Scott was recently telling the kids about when he first went overseas to Australia long ago. “There was one movie that everyone watched on several screens throughout the cabin,” he explained. “You mean, you couldn’t choose what you wanted to watch?” they puzzled. That was also the time when the smoking section was separated from the non-smoking by a flimsy curtain. Thank goodness, those days are behind us!
On our long flight from Atlanta to Johannesburg last July we all enjoyed the endless media options available to us on the screens at each seat. Video games, music videos, feature films, travel shorts, and television shows that almost, almost, had one wishing for more time on that long plane ride. I watched this Ted Talk, whose ideas have stayed with me this whole year.
Frugal Innovation is right up my alley! It refers to “doing more with less” and though it is practiced by many in developing nations as a matter of necessity, it is only now getting the attention it deserves. Frugal engineers emphasize that innovation in modern, western/northern economies is based on “doing more with more and more.” Not only are there the monetary costs associated with that sort of research and development, there is also the corresponding waste as things are constantly phased out in favor of the latest model. Frugal innovation takes what is abundant to deal with what is scarce and can result in significant economic and social growth.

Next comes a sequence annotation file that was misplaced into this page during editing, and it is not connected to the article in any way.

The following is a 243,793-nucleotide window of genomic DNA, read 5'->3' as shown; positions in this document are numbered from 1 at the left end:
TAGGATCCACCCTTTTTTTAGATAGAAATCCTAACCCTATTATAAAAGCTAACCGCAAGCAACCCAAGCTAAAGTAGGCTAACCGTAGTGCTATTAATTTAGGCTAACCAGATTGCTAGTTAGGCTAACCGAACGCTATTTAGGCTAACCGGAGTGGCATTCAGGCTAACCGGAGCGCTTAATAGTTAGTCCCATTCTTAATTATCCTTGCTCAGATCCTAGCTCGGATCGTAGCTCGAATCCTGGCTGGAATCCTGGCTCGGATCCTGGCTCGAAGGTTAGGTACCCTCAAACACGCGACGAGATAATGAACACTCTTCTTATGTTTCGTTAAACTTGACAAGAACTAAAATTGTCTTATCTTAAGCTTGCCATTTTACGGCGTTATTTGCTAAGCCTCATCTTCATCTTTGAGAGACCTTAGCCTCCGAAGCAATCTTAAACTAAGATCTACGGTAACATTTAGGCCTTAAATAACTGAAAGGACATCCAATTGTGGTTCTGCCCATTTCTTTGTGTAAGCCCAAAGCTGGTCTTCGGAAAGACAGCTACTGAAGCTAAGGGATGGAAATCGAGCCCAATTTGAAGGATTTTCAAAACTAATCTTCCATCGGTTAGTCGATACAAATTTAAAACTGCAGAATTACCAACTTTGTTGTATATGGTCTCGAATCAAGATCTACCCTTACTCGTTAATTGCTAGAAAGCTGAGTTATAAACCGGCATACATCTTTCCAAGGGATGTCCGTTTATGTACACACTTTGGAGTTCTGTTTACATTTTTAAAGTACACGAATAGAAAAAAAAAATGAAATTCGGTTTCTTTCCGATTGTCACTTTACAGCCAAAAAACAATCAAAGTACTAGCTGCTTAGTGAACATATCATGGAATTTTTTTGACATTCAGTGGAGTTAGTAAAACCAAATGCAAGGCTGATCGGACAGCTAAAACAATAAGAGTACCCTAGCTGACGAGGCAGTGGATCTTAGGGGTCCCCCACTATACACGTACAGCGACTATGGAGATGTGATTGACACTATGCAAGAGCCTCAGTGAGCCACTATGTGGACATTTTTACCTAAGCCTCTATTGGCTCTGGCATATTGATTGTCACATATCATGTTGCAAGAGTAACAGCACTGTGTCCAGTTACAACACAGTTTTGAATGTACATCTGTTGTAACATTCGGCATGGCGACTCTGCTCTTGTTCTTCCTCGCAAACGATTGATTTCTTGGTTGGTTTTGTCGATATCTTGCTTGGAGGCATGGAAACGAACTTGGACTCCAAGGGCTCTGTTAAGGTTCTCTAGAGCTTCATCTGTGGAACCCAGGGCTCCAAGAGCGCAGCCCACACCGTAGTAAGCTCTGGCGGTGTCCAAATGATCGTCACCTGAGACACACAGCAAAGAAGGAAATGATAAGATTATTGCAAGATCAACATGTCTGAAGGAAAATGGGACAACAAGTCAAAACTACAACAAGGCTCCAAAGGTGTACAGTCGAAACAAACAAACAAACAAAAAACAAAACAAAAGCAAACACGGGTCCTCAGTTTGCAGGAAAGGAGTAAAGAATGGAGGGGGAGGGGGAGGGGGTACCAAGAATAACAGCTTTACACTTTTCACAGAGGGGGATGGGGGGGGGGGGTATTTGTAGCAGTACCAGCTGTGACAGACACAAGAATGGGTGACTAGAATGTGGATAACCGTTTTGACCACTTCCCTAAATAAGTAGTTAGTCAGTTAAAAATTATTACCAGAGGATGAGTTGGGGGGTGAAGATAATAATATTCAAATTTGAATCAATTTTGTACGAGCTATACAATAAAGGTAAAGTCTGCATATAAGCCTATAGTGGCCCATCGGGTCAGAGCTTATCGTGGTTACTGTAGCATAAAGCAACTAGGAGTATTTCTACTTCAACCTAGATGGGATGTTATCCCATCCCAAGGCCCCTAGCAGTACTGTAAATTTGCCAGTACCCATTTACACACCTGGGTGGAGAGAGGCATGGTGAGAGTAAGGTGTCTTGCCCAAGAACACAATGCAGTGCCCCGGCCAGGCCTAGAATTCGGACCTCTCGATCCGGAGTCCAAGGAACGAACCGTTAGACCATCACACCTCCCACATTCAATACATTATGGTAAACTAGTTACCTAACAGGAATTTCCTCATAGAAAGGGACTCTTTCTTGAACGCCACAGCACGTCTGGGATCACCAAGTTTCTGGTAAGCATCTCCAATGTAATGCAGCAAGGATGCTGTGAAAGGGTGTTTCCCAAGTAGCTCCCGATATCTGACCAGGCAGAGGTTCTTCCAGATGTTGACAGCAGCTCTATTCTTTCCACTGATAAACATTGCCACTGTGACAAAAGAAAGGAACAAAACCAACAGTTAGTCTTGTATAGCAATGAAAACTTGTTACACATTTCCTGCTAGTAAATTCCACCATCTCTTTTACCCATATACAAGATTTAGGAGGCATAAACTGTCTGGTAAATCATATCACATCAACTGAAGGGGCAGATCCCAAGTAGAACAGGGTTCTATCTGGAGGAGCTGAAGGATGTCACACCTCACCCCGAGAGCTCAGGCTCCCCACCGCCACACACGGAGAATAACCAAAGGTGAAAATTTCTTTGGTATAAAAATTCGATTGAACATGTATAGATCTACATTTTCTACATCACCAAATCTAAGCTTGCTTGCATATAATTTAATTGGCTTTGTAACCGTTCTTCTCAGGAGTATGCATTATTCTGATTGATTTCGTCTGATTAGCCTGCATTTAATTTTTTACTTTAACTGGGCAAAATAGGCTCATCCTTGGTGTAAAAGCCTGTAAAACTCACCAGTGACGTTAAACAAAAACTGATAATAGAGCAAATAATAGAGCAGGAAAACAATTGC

I’m sure you know frugal innovators; you may be one yourself. Gardeners are classic examples- tying up tomatoes with old stockings or protecting fruit from birds with mesh onion bags. What about the Little Free Library movement which is circulating books while simultaneously brightening up and strengthening neighborhoods? On a bigger scale, what about the people who came up with Uber, the taxi/ride-share service that has revolutionized travel in many cities?
It was in Tanzania 20 years ago that I really began to notice how people can do more with less. I remember being awed by the entrepreneur at a market who had set up his bicycle with a sharpening wheel so he could make an income sharpening tools. Another person had a bicycle rigged up with a grinder to make peanut butter. Children made terrific cars from scrap wood, old flip flops, and bent wire or surprisingly bouncy balls from plastic sacks tied up with banana leaf strips. Some reduced costly construction materials by building without washers, using nails through metal bottle caps instead. And in some of the most poignant examples, people who were both poor and disabled displayed ingenuity in their handmade platform scooters (in place of wheel chairs), PVC pipes in place of artificial limbs, walkers and canes.
Frugal innovation, upcycling, recycling, reusing – they’re all in the same family. No matter the name, it’s obvious that our planet needs more of it on all levels. I’m so excited to share with you in the next post about an organization where I’ve been volunteering. The can-do spirit and creativity of the people there awe and inspire me.
Next up…frugal innovators meeting the challenge to serve South Africa’s youngest learners!